• At Anticipation and Beyond, there’s another informative post about the dangers of epidurals. The author writes, “This blog isn’t to insult those who have made this choice, but to increase your knowledge, so you can make informed choices for the future.”

Photo credit: Women Health and Pregnancy

Cross-posted at BlogHer

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Health Care Reform Lends Support to Breastfeeding Moms, But Is It Enough?

If we’ve heard “breast is best” once, we’ve heard it a thousand times. Health experts agree the benefits of breastfeeding for both the baby and the mother are numerous. A study published earlier this week by the journal Pediatrics points out just how valuable breastfeeding can be. “If 90 percent of new moms in the United States breastfed their babies exclusively for the first six months, researchers estimate that as many as 900 more infants would survive each year, and the country would save about $13 billion in health care costs annually.”

It seems that while everyone gives lip service to the importance of breastfeeding, there isn’t a lot of support for women once they make the decision to breastfeed. Women have been asked to cover up or leave restaurants, water parks, airplanes, and stores when they try to give their baby what’s “best.” Maternity leave in the United States is, at best, 12 weeks. Women who work outside the home have often been forced to pump their breast milk in bathroom stalls, hide under a desk, or sit in their car just to get a little bit of privacy because rooms for nursing/pumping mothers just don’t exist. So yes, breast might be best for baby, but until there are more regulations in place that allow moms to breastfeed without so many roadblocks, how can breast be “best” for moms?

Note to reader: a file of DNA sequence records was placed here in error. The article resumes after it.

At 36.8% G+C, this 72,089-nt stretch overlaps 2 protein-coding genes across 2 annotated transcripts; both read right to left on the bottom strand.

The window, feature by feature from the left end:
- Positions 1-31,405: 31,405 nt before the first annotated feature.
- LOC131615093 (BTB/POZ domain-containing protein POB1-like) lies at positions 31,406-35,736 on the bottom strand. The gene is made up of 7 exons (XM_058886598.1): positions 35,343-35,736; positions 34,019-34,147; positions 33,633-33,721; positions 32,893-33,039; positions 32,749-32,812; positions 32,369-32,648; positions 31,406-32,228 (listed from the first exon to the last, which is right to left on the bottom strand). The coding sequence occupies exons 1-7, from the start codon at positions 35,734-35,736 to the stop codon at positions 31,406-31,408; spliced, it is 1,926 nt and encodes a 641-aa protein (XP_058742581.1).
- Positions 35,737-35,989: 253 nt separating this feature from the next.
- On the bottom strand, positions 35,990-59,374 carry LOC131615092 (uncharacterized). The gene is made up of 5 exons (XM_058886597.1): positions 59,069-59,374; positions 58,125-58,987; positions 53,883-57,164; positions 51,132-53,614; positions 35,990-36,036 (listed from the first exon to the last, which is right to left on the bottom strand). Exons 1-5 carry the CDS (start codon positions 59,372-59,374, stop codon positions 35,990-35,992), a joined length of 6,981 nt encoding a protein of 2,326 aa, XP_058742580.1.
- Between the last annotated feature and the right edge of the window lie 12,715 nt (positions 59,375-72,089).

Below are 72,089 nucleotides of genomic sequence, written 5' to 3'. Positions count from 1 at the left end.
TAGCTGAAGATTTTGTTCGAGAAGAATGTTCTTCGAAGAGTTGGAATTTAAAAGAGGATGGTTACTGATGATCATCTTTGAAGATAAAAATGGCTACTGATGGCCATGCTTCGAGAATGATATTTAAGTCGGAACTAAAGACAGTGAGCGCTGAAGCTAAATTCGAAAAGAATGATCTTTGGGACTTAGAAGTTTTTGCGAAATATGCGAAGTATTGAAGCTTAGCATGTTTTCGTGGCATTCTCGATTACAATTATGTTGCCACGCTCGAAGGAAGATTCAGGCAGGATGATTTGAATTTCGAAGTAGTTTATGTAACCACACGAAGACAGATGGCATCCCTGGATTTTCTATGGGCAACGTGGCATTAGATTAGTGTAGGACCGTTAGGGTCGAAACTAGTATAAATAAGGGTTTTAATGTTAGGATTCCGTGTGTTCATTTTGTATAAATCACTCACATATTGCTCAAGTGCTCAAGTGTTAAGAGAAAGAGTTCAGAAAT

There is, however, a bit of good news on the horizon. Health Care Reform is lending some support to breastfeeding moms with the Reasonable Break Time for Nursing Mothers law.

  • Section 4207 of the Patient Protection and Affordable Care Act (also known as Health Care Reform), states that employers shall provide breastfeeding employees with “reasonable break time” and a private, non-bathroom place to express breast milk during the workday, up until the child’s first birthday.
  • Employers are not required to pay for time spent expressing milk, and employers of less than 50 employees shall not be required to provide the breaks if doing so would cause “undue hardship” to their business.